Survey | Politics | Health


Part 1: Opinions on “red flag” laws

A strong majority of Americans—including two out of three gun owners—express support for a "red flag" law that would allow a family member to seek a court order to temporarily take away guns if they feel a gun owner may harm themselves or others.

A strong majority of Americans—including two out of three gun owners—express support for a "red flag" law that would allow a family member to seek a court order to temporarily take away guns if they feel a gun owner may harm themselves or others.

Aug. 20, 2019

Our nonpartisan, nationally representative survey provides new information about the American public’s opinions about gun policies and behaviors among those who own guns (or live with those who do). The survey was conducted July 16 to 21, 2019, just two weeks prior to the mass shootings in El Paso, Texas, and Dayton, Ohio. It covered several topics which will be released in waves.

What do Americans think of “red flag” or ERPO laws?

This survey finds widespread support among American adults for “red flag” laws, also known as Extreme Risk Protection Orders (ERPOs), which allow a family member or the police to seek a court order to temporarily take away guns if they feel a gun owner may harm themselves or others. More than three-fourths of American adults support family-initiated ERPOs, the majority of whom say they “strongly” support such measures. Similarly, 70 percent support police-initiated ERPOs.


Who supports and opposes ERPOs?

This representative survey of over 1,000 American adults allows us to compare the level support of “red flag” laws among several groups. The main takeaway from that analysis is that a majority of Americans, regardless of background, support Extreme Risk Protection Orders.


In some cases, however, the level of support for ERPOs differs in interesting ways:

  • Women are more likely to support “red flag” laws than men, especially family-initiated ERPOs, for which there is a 13 percentage point difference between the proportion supporting (83% among women, 70% among men).

  • Higher educational attainment is associated with higher levels of support for “red flag” laws, especially police-initiated ERPOs.

  • Regionally, a higher proportion of those living in the northeastern states support “red flag” laws than is the case in the southern and western states. Western states have the highest level of opposition for police-initiated ERPOs, with 35% opposed.

  • A higher share of those living in metropolitan areas support “red flag” laws than do rural residents (those who live outside of metro areas).

  • Strong majorities of Republicans, Democrats, and independents support “red flag” laws. Support is strongest among Democrats, with 78% supporting police-initiated ERPOs and 85% supporting family-initiated ERPOs (compared to 66% and 70%, respectively, among Republicans).

  • Even among gun owners, a majority support “red flag” laws.

    • 60% of gun owners support police-initiated ERPOs.

    • 67% of gun owners support family-initiated ERPOs.

  • Interestingly, those who did not themselves own guns, but lived with someone who did, are far more supportive of family-initiated ERPOs (78%) than they are of police-initiated ERPOs (57%).

In addition, we analyzed the results by several other characteristics, including age, household income, race and ethnicity (non-Hispanic White, non-Hispanic Black, and Hispanic or Latino), whether the respondent is a parent with a child under age 18 living with them, and residence in a state that has passed some sort of ERPO law compared with other states. These additional comparisons did not find differences in response patterns from the national findings; a similar majority of each of these groups supports Extreme Risk Protection Orders.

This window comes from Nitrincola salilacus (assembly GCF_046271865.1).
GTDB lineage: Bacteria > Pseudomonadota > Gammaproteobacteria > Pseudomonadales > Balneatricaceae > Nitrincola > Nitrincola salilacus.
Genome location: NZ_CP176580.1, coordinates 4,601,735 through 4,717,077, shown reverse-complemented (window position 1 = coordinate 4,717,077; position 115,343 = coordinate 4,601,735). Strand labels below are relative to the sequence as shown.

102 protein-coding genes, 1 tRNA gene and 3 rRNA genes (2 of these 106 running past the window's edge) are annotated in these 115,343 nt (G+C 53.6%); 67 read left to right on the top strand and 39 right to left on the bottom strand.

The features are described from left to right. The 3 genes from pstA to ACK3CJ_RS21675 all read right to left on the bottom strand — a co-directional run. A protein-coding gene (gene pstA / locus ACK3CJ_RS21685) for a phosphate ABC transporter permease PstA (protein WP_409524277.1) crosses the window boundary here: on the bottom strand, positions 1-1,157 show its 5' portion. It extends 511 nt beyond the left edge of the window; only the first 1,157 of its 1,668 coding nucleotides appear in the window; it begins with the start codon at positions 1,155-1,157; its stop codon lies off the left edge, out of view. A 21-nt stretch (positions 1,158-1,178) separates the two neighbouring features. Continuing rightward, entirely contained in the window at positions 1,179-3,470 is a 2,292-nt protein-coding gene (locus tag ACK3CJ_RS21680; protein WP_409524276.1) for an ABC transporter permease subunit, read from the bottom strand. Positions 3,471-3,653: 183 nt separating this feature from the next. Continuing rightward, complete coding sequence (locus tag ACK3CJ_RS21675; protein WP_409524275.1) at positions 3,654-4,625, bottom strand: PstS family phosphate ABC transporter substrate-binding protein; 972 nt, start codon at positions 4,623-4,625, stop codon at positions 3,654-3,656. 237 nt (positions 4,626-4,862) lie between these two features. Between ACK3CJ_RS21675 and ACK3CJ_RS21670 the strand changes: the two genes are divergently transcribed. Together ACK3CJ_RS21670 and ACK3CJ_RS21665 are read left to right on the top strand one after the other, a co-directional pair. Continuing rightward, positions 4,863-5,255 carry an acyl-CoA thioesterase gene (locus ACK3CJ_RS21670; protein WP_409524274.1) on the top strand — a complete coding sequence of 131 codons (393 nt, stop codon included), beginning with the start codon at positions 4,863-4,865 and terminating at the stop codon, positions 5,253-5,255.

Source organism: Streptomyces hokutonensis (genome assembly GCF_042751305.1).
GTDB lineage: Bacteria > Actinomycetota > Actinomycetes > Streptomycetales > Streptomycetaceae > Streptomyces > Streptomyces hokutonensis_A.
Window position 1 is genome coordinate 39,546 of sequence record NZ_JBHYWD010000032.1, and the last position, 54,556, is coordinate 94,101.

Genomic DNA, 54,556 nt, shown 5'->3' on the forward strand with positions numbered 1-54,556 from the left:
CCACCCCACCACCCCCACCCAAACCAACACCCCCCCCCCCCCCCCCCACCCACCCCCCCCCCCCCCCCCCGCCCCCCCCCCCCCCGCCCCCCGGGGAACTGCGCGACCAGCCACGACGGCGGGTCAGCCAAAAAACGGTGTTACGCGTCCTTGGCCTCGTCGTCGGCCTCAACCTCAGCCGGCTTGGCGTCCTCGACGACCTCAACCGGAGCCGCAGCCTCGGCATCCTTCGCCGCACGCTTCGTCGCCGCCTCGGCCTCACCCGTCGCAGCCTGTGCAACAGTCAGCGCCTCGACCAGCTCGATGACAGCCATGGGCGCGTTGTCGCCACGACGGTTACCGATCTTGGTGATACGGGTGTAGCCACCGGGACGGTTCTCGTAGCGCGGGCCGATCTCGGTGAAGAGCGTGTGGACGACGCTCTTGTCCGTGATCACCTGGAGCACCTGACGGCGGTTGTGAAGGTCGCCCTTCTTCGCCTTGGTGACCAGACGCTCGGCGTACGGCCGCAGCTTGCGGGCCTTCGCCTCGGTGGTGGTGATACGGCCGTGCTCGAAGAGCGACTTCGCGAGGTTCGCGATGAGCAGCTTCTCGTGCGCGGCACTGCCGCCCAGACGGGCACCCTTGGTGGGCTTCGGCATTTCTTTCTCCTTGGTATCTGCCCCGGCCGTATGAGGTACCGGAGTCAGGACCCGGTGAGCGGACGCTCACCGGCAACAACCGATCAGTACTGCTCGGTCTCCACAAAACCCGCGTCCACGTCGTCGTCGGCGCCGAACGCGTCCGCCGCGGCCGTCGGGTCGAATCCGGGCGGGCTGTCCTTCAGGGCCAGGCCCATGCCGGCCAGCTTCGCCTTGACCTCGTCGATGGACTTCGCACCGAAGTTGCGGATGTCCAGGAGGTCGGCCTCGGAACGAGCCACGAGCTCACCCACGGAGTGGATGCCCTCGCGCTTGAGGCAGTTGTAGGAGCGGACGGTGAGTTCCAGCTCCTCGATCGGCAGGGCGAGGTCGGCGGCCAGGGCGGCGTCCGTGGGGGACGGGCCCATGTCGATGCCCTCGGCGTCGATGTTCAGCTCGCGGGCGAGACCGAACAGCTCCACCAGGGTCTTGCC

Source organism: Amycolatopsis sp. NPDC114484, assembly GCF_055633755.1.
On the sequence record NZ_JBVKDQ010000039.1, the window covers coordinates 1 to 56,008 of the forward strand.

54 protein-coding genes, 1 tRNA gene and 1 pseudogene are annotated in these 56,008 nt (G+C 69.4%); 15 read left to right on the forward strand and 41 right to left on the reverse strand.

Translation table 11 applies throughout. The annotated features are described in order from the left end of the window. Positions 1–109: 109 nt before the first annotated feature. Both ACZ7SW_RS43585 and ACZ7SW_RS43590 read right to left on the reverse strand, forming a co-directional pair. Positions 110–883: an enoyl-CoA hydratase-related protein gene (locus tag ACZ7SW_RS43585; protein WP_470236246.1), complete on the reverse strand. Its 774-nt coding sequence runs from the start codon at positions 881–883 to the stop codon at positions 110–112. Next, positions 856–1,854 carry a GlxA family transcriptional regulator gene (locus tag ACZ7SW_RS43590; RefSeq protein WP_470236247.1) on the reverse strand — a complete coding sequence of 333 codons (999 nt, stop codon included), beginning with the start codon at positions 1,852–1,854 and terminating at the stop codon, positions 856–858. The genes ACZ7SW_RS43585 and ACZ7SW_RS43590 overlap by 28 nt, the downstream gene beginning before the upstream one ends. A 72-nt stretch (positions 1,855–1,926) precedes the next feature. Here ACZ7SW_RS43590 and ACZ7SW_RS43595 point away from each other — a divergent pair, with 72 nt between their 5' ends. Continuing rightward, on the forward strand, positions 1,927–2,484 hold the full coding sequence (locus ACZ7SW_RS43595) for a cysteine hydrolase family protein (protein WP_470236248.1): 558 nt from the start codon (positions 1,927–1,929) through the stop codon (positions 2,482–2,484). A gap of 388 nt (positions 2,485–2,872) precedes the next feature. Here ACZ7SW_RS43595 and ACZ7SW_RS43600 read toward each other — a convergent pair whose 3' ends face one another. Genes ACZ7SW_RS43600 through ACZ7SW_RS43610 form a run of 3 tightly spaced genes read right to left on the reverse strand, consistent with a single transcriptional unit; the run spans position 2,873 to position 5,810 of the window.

Gun ownership: Characteristics

According to our survey, 29% of American adults own one or more guns, and another 8% do not identify as gun owners themselves but live with someone who owns a gun. This amounts to about 75 million gun-owning adults nation-wide, and another 19 million with at least some level of access to a gun through the ownership of another person in their household.


This survey reveals several differences in patterns of gun ownership:

  • A much higher proportion of men than women own a gun (37% compared with 22%).

  • Higher proportions of those age 55 and older, as well as those age 35-44, own guns than is the case for those in the 18-34 and 45-54 age ranges.

  • There is not a statistically significant difference in access to guns when comparing households with children to those without children; i.e., parents are equally likely to own guns as those who are not parents.

  • A higher proportion of White Americans own guns (35%) than is the case for either African Americans (20%) or Latino Americans (12%).

  • A higher proportion of those who have attained some college education own guns than is the case among those whose highest degree is a high school diploma or less education.

  • Lower-income households are less likely to own guns than are higher-income households. Only 14% of those from households with annual incomes below $50,000 own guns, as opposed to 30% or more of those from higher-income households.

  • Metropolitan residence is strongly related to gun ownership, with 41% of those living in rural areas (outside of metropolitan areas) owning a gun, compared with 25% of those living in metro areas.

  • Gun ownership rates are more than twice as high among Republicans than Democrats (44% compared with 19%).


The APM Research Lab conducted this survey jointly with two partners: Guns & America, a reporting collaboration of 10 public radio stations covering the role of guns in American life; and Call to Mind, American Public Media's initiative to foster new conversations about mental health. Data collection was conducted by SSRS of Glen Mills, Pennsylvania.